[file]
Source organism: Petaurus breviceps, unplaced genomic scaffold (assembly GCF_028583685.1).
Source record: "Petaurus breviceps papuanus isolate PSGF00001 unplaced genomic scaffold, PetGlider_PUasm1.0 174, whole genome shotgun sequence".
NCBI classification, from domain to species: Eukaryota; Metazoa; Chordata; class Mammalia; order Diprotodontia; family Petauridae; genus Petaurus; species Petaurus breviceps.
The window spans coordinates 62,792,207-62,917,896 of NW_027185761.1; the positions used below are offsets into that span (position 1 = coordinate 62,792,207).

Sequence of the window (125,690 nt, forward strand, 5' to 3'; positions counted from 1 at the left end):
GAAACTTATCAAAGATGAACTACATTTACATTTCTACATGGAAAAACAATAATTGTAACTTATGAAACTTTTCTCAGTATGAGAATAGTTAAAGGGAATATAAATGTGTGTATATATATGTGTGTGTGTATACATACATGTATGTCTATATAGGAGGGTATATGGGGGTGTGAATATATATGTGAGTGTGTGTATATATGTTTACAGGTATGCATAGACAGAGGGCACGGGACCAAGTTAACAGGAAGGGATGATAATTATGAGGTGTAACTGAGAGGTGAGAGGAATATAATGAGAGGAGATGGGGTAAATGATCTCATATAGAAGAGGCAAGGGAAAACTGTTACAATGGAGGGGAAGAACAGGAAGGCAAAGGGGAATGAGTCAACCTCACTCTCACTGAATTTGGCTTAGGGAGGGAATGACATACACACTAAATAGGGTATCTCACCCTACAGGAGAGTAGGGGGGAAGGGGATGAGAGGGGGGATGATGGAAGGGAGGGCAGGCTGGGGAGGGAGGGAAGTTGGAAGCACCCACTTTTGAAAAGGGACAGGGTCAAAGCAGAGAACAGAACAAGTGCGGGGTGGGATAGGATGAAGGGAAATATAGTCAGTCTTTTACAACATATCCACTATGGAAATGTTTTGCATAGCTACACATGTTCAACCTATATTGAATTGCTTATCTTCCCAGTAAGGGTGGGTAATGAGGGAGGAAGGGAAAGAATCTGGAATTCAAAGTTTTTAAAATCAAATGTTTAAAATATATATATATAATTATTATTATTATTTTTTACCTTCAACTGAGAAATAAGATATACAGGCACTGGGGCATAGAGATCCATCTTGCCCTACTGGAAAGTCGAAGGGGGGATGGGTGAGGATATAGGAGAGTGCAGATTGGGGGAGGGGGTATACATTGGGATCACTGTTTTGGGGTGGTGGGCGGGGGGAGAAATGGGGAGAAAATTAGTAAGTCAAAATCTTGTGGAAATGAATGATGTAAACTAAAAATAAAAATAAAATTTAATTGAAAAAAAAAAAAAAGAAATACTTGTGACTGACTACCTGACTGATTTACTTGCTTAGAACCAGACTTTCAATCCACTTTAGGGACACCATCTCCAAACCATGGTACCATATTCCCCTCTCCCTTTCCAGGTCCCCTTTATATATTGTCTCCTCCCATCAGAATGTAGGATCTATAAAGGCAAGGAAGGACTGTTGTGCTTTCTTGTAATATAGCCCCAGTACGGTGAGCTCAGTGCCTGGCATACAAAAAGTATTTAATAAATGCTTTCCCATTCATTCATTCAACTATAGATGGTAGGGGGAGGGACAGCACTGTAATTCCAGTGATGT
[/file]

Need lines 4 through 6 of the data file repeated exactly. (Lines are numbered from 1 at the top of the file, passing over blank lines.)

The window spans coordinates 62,792,207-62,917,896 of NW_027185761.1; the positions used below are offsets into that span (position 1 = coordinate 62,792,207).

Sequence of the window (125,690 nt, forward strand, 5' to 3'; positions counted from 1 at the left end):
GAAACTTATCAAAGATGAACTACATTTACATTTCTACATGGAAAAACAATAATTGTAACTTATGAAACTTTTCTCAGTATGAGAATAGTTAAAGGGAATATAAATGTGTGTATATATATGTGTGTGTGTATACATACATGTATGTCTATATAGGAGGGTATATGGGGGTGTGAATATATATGTGAGTGTGTGTATATATGTTTACAGGTATGCATAGACAGAGGGCACGGGACCAAGTTAACAGGAAGGGATGATAATTATGAGGTGTAACTGAGAGGTGAGAGGAATATAATGAGAGGAGATGGGGTAAATGATCTCATATAGAAGAGGCAAGGGAAAACTGTTACAATGGAGGGGAAGAACAGGAAGGCAAAGGGGAATGAGTCAACCTCACTCTCACTGAATTTGGCTTAGGGAGGGAATGACATACACACTAAATAGGGTATCTCACCCTACAGGAGAGTAGGGGGGAAGGGGATGAGAGGGGGGATGATGGAAGGGAGGGCAGGCTGGGGAGGGAGGGAAGTTGGAAGCACCCACTTTTGAAAAGGGACAGGGTCAAAGCAGAGAACAGAACAAGTGCGGGGTGGGATAGGATGAAGGGAAATATAGTCAGTCTTTTACAACATATCCACTATGGAAATGTTTTGCATAGCTACACATGTTCAACCTATATTGAATTGCTTATCTTCCCAGTAAGGGTGGGTAATGAGGGAGGAAGGGAAAGAATCTGGAATTCAAAGTTTTTAAAATCAAATGTTTAAAATATATATATATAATTATTATTATTATTTTTTACCTTCAACTGAGAAATAAGATATACAGGCACTGGGGCATAGAGATCCATCTTGCCCTACTGGAAAGTCGAAGGGGGGATGGGTGAGGATATAGGAGAGTGCAGATTGGGGGAGGGGGTATACATTGGGATCACTGTTTTGGGGTGGTGGGCGGGGGGAGAAATGGGGAGAAAATTAGTAAGTCAAAATCTTGTGGAAATGAATGATGTAAACTAAAAATAAAAATAAAATTTAATTGAAAAAAAAAAAAAAGAAATACTTGTGACTGACTACCTGACTGATTTACTTGCTTAGAACCAGACTTTCAATCCACTTTAGGGACACCATCTCCAAACCATGGTACCATATTCCCCTCTCCCTTTCCAGGTCCCCTTTATATATTGTCTCCTCCCATCAGAATGTAGGATCTATAAAGGCAAGGAAGGACTGTTGTGCTTTCTTGTAATATAGCCCCAGTACGGTGAGCTCAGTGCCTGGCATACAAAAAGTATTTAATAAATGCTTTCCCATTCATTCATTCAACTATAGATGGTAGGGGGAGGGACAGCACTGTAATTCCAGTGATGT